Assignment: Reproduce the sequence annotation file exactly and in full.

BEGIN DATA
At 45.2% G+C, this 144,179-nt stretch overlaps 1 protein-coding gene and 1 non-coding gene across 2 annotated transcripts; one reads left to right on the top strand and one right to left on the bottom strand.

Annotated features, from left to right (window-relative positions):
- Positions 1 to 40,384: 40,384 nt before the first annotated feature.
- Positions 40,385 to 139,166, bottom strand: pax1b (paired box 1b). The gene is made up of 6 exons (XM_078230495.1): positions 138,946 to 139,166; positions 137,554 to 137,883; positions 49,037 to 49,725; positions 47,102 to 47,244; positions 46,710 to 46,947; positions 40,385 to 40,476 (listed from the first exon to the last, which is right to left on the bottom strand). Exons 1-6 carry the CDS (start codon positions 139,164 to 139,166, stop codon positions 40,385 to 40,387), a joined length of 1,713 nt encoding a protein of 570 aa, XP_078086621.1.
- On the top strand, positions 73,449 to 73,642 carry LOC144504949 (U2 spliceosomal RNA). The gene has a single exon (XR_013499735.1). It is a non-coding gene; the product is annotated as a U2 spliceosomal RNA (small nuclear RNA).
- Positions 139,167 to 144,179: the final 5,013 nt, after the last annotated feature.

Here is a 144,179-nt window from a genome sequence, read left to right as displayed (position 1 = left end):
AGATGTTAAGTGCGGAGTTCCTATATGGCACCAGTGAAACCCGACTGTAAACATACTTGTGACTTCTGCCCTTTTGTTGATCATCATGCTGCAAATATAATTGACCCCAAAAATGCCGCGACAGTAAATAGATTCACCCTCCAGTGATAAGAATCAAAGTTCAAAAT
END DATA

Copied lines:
At 45.2% G+C, this 144,179-nt stretch overlaps 1 protein-coding gene and 1 non-coding gene across 2 annotated transcripts; one reads left to right on the top strand and one right to left on the bottom strand.

Annotated features, from left to right (window-relative positions):
- Positions 1 to 40,384: 40,384 nt before the first annotated feature.
- Positions 40,385 to 139,166, bottom strand: pax1b (paired box 1b). The gene is made up of 6 exons (XM_078230495.1): positions 138,946 to 139,166; positions 137,554 to 137,883; positions 49,037 to 49,725; positions 47,102 to 47,244; positions 46,710 to 46,947; positions 40,385 to 40,476 (listed from the first exon to the last, which is right to left on the bottom strand). Exons 1-6 carry the CDS (start codon positions 139,164 to 139,166, stop codon positions 40,385 to 40,387), a joined length of 1,713 nt encoding a protein of 570 aa, XP_078086621.1.
- On the top strand, positions 73,449 to 73,642 carry LOC144504949 (U2 spliceosomal RNA). The gene has a single exon (XR_013499735.1). It is a non-coding gene; the product is annotated as a U2 spliceosomal RNA (small nuclear RNA).
- Positions 139,167 to 144,179: the final 5,013 nt, after the last annotated feature.

Here is a 144,179-nt window from a genome sequence, read left to right as displayed (position 1 = left end):
AGATGTTAAGTGCGGAGTTCCTATATGGCACCAGTGAAACCCGACTGTAAACATACTTGTGACTTCTGCCCTTTTGTTGATCATCATGCTGCAAATATAATTGACCCCAAAAATGCCGCGACAGTAAATAGATTCACCCTCCAGTGATAAGAATCAAAGTTCAAAAT